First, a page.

Your contract must give you details of your entitlement to sick pay.
Note: The rules around sick pay and sickness absence have been temporarily amended during the Covid-19 pandemic. These changes are summarised at the end of this section.
Since the law changed in April, 2020, you must be given a 'written statement of employment particulars' by your first day of employment. This applies to workers and employees alike. Your employer may choose to put the details of its rules on sick pay in another document, but you must still receive this by day one (Law at Work 2020, p 291).
Your contract must tell you:
- How much sick pay is paid.
- How long sick pay can last.
- Any rules your employer has for using sick pay.
There are two types of sick pay – statutory and occupational.
Statutory Sick Pay
Statutory Sick Pay (SSP) is the minimum you should receive. To qualify, you must:
- Be classed as an employee and have done some work for your employer.
- Earn an average (for 2020-21) of at least £120 per week. This is called the 'Lower Earnings Limit'.
- Have been ill, self-isolating or 'shielding' for at least four days in a row (including non-working days).
If you pass these tests, you are entitled to SSP of £95.85 per week (2020-21) for a maximum of 28 weeks.
Ordinarily, you do not receive SSP for the first three days you are off (unless you have been paid SSP in the previous eight weeks and are eligible again – see below). These three days are called 'waiting days' and include any days when you would not be working. So, if you work weekdays, and become ill on a Sunday, for example, you could start to claim SSP on Wednesday, after your waiting days (Sunday, Monday, Tuesday). You receive SSP only for days on which you would normally work or be rostered to work.
There are circumstances in which the three waiting days do not apply. If you are ill again within eight weeks of your first absence, and both absences last four days or more, then you are not required to observe the waiting days.
The waiting days rule has been suspended for sickness absence and self-isolation resulting from Covid-19.
You must let your employer know you are sick in order to claim SSP. Employers usually ask employees to notify them early on the first day of absence. For the first seven days, you are allowed to 'self-certify'. This means you fill in a form provided by your employer, stating when you were off sick and the nature of your illness. After this period, your employer may ask you to provide a medical certificate (known as a 'Statement of Fitness for Work' or 'Fit Note') from your GP before paying you SSP.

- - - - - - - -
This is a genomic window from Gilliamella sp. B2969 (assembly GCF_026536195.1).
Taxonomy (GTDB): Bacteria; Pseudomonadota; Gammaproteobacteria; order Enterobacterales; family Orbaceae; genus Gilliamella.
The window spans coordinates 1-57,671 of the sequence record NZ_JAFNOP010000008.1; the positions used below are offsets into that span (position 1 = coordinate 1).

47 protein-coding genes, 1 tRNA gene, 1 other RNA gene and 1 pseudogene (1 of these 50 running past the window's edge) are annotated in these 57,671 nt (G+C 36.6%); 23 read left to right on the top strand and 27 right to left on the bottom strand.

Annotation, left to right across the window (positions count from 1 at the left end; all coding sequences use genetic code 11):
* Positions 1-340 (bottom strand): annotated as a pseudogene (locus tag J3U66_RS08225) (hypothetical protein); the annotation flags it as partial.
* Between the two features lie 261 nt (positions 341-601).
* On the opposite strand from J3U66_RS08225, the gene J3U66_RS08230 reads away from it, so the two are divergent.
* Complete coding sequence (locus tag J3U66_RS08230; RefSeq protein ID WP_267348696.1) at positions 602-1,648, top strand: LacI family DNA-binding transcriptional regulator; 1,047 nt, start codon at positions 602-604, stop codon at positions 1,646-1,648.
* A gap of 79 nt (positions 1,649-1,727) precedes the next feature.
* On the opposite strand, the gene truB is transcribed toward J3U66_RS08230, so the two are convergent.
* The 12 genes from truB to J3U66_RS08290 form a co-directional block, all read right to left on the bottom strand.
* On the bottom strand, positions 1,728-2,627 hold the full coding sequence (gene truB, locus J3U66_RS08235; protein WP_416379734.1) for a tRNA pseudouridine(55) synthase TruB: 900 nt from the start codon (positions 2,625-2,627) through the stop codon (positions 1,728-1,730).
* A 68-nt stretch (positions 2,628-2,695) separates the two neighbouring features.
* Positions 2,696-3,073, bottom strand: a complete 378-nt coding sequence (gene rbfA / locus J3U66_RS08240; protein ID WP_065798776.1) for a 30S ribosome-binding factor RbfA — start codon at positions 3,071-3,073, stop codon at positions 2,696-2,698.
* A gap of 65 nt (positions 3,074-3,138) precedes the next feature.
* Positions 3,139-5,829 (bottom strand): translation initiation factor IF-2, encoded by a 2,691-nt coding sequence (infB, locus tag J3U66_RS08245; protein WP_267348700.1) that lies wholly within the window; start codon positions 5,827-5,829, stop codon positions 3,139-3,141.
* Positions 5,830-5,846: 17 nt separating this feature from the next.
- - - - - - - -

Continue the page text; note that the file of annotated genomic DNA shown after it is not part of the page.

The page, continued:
If you experience long-term sickness, or take a series of short-term absences, your employer may ask for your consent to seek a medical opinion from your GP or an occupational health (OH) specialist.
The TUC-backed job advice app, WorkSmart, says:
'It is sensible to cooperate with your employer's reasonable attempts to get expert advice about your medical condition. Otherwise, you risk your employer making decisions about sick pay and about your future employment without the benefit of medical input.'
Occupational sick pay
Many employers choose to pay more than SSP. You might see this referred to as 'company', 'contractual' or 'occupational' sick pay (OSP). Occupational sick pay tends to be significantly more generous than SSP where unions are recognised.
An employer can make its own rules around OSP, as long as these are clearly set out in your contract. Law at Work gives the example that you may be entitled to OSP only if you are examined by a company doctor (Law at Work 2020, p 294).
Many OSP schemes allow you to have a certain amount of time off work sick on full pay, which then drops to a certain amount of time on half-pay.
Some employers have a discretionary policy of providing sick pay in excess of SSP. Despite the lack of a rigid framework, employers must still be consistent in how they exercise their discretion, and must not victimise or discriminate (Law at Work 2020, p 295).
Sick Pay and Sickness Absence issues